I haven’t believed for many years in the rabbinical concepts of prayer, sin and God, but I do believe in minhag ha’makom - respecting the local custom, which is why when I’m in a synagogue, of any stream or persuasion, I’ll pray. So when in Uman.
Saying Tikkun HaKlali by Rabbi Nachman’s tziyun at any moment of Rosh Hashanah is nearly impossible, unless you wait, and inch forward patiently for an hour at least. The spot in the wall in the main synagogue, where the slab juts out, is constantly surrounded by thousands of people pressed against each other.
I chose my moment with care. As the new year began on Sunday evening, it started to rain in Uman, transforming the unpaved alleyways to channels of mud churned up by thousands of pilgrim feet, and tracked into the synagogue. As Maariv ended, they rushed out to queue for dinner at the massive communal kitchens - and I thought I would have my chance. But there were still hundreds who had the same idea as me.
I picked up a copy of the Tikkun and began slowly saying the ten psalms, pushing in to the scrum, in the hope that by the time I reached the tenth, I would be by the tziyun.
Towards the end of the ninth (Psalm 137 - "By the rivers of Babylon"), I was still a few feet away, and there were at least a dozen bodies between me and the wall. A tiny gap opened, not wide enough to get through, but as I reached in, I managed to grasp the smooth marble edge just as I was reciting "Happy shall he be, that taketh and dasheth thy little ones against the rock."
I managed to say the entire last psalm of Tikkun HaKlali (150 - "Halleluya, Praise God in his sanctuary"), holding on to Rabbeinu for dear life, as all around me men swirled, shoved and pushed to reach, frantically, his grave. Trying to stay on my feet, saying the psalm's six short verses, I had my moment.
I’ve been to every kind of Jewish ritual gathering you can imagine, but never been engulfed by such a disparate and diverse range of Jews. I could literally feel it. So many different fabrics and skin colors touching me at once.
I can recall to my right, elbowing me in the ribs, a stocky Hassid in a white silk bekitshe. In front of him, with his pelvis contorted backwards, a young guy in a stylish blue linen suit, weeping tehillim in a French accent. Pressed up against my face - an Ethiopian-Israeli, with a hassid’s ringlets and a shiny new black synthetic kappote, swaying devoutly back and forth, and crouching right beneath me, nearly-prostate and touching the tziyun with his fingertips, a teenage boy in a denim jacket.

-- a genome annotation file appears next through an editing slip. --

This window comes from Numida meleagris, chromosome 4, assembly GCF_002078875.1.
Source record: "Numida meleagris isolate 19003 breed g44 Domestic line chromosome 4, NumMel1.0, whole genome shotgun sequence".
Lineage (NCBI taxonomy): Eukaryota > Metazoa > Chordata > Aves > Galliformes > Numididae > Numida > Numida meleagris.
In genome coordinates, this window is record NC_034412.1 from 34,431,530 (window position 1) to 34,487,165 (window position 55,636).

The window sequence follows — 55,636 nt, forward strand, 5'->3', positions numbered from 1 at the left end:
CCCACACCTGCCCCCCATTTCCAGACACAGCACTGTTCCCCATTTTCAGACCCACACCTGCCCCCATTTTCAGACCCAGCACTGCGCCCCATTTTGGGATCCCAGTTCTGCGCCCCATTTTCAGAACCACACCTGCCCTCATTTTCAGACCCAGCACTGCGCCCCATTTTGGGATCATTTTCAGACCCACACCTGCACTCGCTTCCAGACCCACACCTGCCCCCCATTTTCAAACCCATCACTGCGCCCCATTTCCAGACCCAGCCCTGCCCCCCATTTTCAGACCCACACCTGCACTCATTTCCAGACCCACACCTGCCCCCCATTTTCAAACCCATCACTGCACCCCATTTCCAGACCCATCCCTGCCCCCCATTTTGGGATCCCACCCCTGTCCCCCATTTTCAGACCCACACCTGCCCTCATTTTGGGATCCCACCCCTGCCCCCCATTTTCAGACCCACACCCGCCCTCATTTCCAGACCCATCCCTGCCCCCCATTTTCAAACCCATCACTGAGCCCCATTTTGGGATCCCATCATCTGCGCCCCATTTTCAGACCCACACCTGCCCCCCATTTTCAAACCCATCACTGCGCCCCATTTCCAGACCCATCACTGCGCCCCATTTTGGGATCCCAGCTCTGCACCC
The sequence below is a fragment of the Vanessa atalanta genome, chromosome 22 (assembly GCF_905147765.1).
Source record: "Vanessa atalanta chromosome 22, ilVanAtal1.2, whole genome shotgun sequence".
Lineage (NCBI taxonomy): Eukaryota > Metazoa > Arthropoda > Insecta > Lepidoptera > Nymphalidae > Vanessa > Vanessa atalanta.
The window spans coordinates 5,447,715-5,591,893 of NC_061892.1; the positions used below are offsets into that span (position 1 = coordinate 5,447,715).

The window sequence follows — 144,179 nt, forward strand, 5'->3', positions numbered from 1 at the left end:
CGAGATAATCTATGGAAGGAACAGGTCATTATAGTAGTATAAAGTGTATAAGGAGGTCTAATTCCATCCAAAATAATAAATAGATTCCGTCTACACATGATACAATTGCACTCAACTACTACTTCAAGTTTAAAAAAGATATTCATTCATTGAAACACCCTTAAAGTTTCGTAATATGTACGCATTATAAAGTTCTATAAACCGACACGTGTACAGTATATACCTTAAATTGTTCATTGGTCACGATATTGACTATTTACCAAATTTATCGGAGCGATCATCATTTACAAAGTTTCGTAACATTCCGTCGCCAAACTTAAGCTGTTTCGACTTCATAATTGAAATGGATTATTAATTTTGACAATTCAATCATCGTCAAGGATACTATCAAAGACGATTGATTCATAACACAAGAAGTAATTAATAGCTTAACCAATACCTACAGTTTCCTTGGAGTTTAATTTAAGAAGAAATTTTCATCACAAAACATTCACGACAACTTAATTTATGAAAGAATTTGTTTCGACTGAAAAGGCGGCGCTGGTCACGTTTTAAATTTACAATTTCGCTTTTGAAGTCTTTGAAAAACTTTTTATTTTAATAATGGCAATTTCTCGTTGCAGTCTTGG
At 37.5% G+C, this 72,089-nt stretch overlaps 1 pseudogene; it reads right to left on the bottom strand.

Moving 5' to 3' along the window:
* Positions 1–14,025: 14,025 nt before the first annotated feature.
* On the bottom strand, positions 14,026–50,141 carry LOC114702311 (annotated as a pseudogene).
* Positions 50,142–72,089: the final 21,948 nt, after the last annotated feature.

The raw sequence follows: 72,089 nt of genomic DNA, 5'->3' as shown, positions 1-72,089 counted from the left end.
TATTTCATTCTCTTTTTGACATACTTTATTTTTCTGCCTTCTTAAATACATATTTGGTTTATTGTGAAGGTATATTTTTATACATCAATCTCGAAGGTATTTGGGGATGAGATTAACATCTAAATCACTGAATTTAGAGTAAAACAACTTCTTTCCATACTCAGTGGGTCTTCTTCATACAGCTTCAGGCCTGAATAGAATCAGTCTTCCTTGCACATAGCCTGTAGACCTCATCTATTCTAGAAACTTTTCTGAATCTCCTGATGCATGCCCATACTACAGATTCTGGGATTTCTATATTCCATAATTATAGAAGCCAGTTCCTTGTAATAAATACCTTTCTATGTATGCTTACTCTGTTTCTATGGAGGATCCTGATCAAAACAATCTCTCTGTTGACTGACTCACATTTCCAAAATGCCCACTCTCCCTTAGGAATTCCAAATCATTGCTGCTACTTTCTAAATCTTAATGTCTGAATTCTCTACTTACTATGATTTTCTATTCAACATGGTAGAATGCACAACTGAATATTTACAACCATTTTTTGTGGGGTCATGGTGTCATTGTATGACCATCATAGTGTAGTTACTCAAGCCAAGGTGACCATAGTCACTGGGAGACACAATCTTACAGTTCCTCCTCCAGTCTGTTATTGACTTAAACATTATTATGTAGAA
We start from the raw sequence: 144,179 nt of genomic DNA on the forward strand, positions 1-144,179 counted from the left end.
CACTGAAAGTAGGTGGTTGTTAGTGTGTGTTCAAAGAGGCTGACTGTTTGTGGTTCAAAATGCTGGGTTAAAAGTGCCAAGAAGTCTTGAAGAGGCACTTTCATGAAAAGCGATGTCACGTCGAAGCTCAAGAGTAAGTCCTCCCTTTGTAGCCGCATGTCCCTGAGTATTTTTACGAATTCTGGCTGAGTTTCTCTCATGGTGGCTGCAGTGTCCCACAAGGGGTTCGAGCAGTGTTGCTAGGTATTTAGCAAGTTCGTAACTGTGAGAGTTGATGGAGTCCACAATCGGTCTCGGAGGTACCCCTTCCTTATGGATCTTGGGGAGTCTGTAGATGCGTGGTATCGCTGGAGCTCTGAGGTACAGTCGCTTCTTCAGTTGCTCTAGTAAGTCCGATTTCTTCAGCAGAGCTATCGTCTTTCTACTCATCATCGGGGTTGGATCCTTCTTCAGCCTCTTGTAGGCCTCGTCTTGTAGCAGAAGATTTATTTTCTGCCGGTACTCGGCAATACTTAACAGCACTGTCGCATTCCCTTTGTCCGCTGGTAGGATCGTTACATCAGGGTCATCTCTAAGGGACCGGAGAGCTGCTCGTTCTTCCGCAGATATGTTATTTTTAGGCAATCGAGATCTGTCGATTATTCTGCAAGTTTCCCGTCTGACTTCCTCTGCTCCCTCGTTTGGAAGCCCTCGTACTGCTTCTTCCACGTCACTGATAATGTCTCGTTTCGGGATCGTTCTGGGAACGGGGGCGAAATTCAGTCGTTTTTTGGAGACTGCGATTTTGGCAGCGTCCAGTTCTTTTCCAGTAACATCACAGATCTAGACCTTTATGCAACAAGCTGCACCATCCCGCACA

I’ve got stuck in similar human compressions before, when thousands tried to reach out and touch their rabbi, or rabbi’s shrine. But they were always of the same color, dressed uniformly and praying or singing in indistinguishable accents. Now I was hearing the same words in every possible pronunciation of Hebrew.
I realized that I may be standing by the grave of a Hasidic rabbi, in a dreary backwater of what was once the Jewish Pale of Settlement, but most of the Jews surrounding me were not Ashkenazim. They were descended from families who had lived not long ago in the Maghreb, Yemen, Ethiopia, Iran and Iraq and every other non-European diaspora that ever existed. If I was writing for one of the more enlightened American Jewish publications, I would say that a majority of pilgrims at Uman are Jews of color. Jews of every color.
"You were hit by Uman’s achdus," a friend who I described my experience to later, and who has been on many a pilgrimage, said to me, using the Yiddish word for unity, rather than the Hebrew one. And he was right. Because Uman on Rosh Hashanah is a unique place of Jewish unity (if you overlook the fact that it’s only men), and as one American businessman described it to me on the flight over, "a non-judgmental zone. A place where any Jew can come and be accepted."
If you want a picture of the Jewish future, head to Uman for Rosh Hashanah. It’s a hellish place - where Israeli and Ukrainian organized crime gangs and cults of violent rabbis have staked out their fiefdoms along the dank Pushkina Street, leading to the gravesite. A town where Haredi politicians, convicted rapists, dark money and blind devotion hold sway, and stories of miracles mix with rumors of rank prostitution, abandoned exploited teenagers and the whiff of low-grade weed. Uman is every progressive Jew’s nightmare.